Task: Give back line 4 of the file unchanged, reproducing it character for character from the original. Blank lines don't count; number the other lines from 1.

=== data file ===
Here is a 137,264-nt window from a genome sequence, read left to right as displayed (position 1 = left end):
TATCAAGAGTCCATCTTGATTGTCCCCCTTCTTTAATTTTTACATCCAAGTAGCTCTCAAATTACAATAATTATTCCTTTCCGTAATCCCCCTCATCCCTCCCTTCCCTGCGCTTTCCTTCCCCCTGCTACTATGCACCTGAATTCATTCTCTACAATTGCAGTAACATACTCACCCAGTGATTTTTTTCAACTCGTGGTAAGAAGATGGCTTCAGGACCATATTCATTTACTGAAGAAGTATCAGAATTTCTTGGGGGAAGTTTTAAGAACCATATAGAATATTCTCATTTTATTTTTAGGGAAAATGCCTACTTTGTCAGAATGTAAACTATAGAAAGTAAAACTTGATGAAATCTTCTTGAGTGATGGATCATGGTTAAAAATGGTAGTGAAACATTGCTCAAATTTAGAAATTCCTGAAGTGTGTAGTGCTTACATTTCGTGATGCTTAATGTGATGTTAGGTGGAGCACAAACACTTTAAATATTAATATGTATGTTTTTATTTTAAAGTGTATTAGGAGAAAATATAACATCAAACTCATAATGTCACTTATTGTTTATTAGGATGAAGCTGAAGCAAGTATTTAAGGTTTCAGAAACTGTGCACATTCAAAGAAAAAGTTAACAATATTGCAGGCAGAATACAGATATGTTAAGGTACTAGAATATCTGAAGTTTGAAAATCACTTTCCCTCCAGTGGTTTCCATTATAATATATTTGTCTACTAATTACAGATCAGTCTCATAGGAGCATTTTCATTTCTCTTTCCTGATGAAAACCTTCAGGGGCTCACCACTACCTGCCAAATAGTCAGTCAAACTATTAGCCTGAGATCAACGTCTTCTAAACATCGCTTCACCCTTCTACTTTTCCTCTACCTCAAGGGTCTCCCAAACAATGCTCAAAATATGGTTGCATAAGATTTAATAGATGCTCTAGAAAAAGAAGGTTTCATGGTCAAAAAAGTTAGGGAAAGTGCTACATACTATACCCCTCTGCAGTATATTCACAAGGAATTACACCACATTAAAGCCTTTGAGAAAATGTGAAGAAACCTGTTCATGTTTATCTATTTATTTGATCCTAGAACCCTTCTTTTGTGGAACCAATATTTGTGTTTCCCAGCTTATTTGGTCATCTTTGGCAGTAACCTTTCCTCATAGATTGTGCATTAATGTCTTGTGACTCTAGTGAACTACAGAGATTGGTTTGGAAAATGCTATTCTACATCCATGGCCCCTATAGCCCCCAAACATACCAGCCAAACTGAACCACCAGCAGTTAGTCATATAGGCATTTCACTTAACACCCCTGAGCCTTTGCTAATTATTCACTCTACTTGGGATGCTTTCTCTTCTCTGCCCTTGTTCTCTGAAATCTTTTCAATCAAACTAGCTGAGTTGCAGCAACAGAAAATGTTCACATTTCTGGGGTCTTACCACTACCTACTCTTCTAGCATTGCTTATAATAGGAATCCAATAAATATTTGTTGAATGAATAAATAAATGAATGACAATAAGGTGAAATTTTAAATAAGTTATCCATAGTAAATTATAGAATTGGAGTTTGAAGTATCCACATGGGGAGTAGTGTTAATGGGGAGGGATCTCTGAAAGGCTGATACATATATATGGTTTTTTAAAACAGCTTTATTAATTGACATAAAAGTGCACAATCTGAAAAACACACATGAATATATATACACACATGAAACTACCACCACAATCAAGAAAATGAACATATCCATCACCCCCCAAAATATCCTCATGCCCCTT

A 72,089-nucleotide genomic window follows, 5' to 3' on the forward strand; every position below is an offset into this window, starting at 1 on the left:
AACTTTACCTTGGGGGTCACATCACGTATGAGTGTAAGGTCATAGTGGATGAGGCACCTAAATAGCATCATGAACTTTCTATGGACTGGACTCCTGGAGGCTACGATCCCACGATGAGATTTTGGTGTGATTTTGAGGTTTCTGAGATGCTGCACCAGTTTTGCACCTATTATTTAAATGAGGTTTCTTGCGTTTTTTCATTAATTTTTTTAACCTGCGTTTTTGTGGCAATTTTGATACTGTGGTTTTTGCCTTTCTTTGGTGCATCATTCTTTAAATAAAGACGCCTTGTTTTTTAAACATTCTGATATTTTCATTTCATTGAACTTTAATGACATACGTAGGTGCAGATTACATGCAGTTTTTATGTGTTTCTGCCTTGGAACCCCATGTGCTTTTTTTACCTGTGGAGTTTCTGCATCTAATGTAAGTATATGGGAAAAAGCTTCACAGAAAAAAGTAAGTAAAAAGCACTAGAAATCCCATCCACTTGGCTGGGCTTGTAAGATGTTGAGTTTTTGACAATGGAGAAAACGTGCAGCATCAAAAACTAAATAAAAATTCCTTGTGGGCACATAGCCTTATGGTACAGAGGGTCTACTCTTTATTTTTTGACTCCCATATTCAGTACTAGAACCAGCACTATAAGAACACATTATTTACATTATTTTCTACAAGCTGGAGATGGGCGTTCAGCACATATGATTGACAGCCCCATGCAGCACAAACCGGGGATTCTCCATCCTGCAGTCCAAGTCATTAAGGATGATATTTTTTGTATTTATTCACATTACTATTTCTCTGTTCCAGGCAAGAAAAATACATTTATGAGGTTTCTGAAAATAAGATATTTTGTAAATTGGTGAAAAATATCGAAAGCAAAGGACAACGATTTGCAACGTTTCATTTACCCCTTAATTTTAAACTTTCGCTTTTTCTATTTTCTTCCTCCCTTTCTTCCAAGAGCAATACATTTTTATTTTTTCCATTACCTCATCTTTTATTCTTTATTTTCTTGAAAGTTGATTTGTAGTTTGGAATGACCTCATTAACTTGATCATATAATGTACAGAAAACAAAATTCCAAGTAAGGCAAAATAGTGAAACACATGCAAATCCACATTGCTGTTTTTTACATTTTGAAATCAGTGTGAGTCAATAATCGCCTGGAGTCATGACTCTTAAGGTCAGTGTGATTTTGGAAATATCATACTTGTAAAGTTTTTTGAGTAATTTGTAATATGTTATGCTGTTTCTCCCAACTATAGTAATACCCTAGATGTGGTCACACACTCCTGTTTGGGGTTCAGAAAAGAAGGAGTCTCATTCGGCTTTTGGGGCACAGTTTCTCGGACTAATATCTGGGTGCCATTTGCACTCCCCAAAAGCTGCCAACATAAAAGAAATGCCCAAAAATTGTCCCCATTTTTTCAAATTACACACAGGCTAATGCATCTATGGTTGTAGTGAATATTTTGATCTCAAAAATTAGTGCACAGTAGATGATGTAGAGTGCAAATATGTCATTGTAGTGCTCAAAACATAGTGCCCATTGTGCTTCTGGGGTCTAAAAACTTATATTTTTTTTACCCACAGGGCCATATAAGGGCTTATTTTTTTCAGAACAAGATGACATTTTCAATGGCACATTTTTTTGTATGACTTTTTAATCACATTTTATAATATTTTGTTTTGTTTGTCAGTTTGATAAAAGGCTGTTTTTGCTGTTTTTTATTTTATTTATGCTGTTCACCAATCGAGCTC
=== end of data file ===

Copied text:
AACTTTACCTTGGGGGTCACATCACGTATGAGTGTAAGGTCATAGTGGATGAGGCACCTAAATAGCATCATGAACTTTCTATGGACTGGACTCCTGGAGGCTACGATCCCACGATGAGATTTTGGTGTGATTTTGAGGTTTCTGAGATGCTGCACCAGTTTTGCACCTATTATTTAAATGAGGTTTCTTGCGTTTTTTCATTAATTTTTTTAACCTGCGTTTTTGTGGCAATTTTGATACTGTGGTTTTTGCCTTTCTTTGGTGCATCATTCTTTAAATAAAGACGCCTTGTTTTTTAAACATTCTGATATTTTCATTTCATTGAACTTTAATGACATACGTAGGTGCAGATTACATGCAGTTTTTATGTGTTTCTGCCTTGGAACCCCATGTGCTTTTTTTACCTGTGGAGTTTCTGCATCTAATGTAAGTATATGGGAAAAAGCTTCACAGAAAAAAGTAAGTAAAAAGCACTAGAAATCCCATCCACTTGGCTGGGCTTGTAAGATGTTGAGTTTTTGACAATGGAGAAAACGTGCAGCATCAAAAACTAAATAAAAATTCCTTGTGGGCACATAGCCTTATGGTACAGAGGGTCTACTCTTTATTTTTTGACTCCCATATTCAGTACTAGAACCAGCACTATAAGAACACATTATTTACATTATTTTCTACAAGCTGGAGATGGGCGTTCAGCACATATGATTGACAGCCCCATGCAGCACAAACCGGGGATTCTCCATCCTGCAGTCCAAGTCATTAAGGATGATATTTTTTGTATTTATTCACATTACTATTTCTCTGTTCCAGGCAAGAAAAATACATTTATGAGGTTTCTGAAAATAAGATATTTTGTAAATTGGTGAAAAATATCGAAAGCAAAGGACAACGATTTGCAACGTTTCATTTACCCCTTAATTTTAAACTTTCGCTTTTTCTATTTTCTTCCTCCCTTTCTTCCAAGAGCAATACATTTTTATTTTTTCCATTACCTCATCTTTTATTCTTTATTTTCTTGAAAGTTGATTTGTAGTTTGGAATGACCTCATTAACTTGATCATATAATGTACAGAAAACAAAATTCCAAGTAAGGCAAAATAGTGAAACACATGCAAATCCACATTGCTGTTTTTTACATTTTGAAATCAGTGTGAGTCAATAATCGCCTGGAGTCATGACTCTTAAGGTCAGTGTGATTTTGGAAATATCATACTTGTAAAGTTTTTTGAGTAATTTGTAATATGTTATGCTGTTTCTCCCAACTATAGTAATACCCTAGATGTGGTCACACACTCCTGTTTGGGGTTCAGAAAAGAAGGAGTCTCATTCGGCTTTTGGGGCACAGTTTCTCGGACTAATATCTGGGTGCCATTTGCACTCCCCAAAAGCTGCCAACATAAAAGAAATGCCCAAAAATTGTCCCCATTTTTTCAAATTACACACAGGCTAATGCATCTATGGTTGTAGTGAATATTTTGATCTCAAAAATTAGTGCACAGTAGATGATGTAGAGTGCAAATATGTCATTGTAGTGCTCAAAACATAGTGCCCATTGTGCTTCTGGGGTCTAAAAACTTATATTTTTTTTACCCACAGGGCCATATAAGGGCTTATTTTTTTCAGAACAAGATGACATTTTCAATGGCACATTTTTTTGTATGACTTTTTAATCACATTTTATAATATTTTGTTTTGTTTGTCAGTTTGATAAAAGGCTGTTTTTGCTGTTTTTTATTTTATTTATGCTGTTCACCAATCGAGCTC